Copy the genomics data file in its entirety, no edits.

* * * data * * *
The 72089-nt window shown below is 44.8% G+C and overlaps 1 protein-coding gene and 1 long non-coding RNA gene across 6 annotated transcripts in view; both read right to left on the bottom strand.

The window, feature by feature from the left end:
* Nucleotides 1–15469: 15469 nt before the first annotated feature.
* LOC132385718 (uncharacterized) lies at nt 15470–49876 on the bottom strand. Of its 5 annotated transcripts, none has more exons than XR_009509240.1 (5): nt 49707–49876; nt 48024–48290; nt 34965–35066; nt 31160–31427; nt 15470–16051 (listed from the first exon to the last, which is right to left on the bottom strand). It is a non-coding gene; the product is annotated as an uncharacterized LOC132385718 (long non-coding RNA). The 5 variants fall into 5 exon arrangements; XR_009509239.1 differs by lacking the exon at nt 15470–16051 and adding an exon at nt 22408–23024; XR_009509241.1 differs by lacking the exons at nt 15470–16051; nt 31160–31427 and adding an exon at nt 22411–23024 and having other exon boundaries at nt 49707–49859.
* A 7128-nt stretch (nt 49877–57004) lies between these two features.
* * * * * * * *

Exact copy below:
The 72089-nt window shown below is 44.8% G+C and overlaps 1 protein-coding gene and 1 long non-coding RNA gene across 6 annotated transcripts in view; both read right to left on the bottom strand.

The window, feature by feature from the left end:
* Nucleotides 1–15469: 15469 nt before the first annotated feature.
* LOC132385718 (uncharacterized) lies at nt 15470–49876 on the bottom strand. Of its 5 annotated transcripts, none has more exons than XR_009509240.1 (5): nt 49707–49876; nt 48024–48290; nt 34965–35066; nt 31160–31427; nt 15470–16051 (listed from the first exon to the last, which is right to left on the bottom strand). It is a non-coding gene; the product is annotated as an uncharacterized LOC132385718 (long non-coding RNA). The 5 variants fall into 5 exon arrangements; XR_009509239.1 differs by lacking the exon at nt 15470–16051 and adding an exon at nt 22408–23024; XR_009509241.1 differs by lacking the exons at nt 15470–16051; nt 31160–31427 and adding an exon at nt 22411–23024 and having other exon boundaries at nt 49707–49859.
* A 7128-nt stretch (nt 49877–57004) lies between these two features.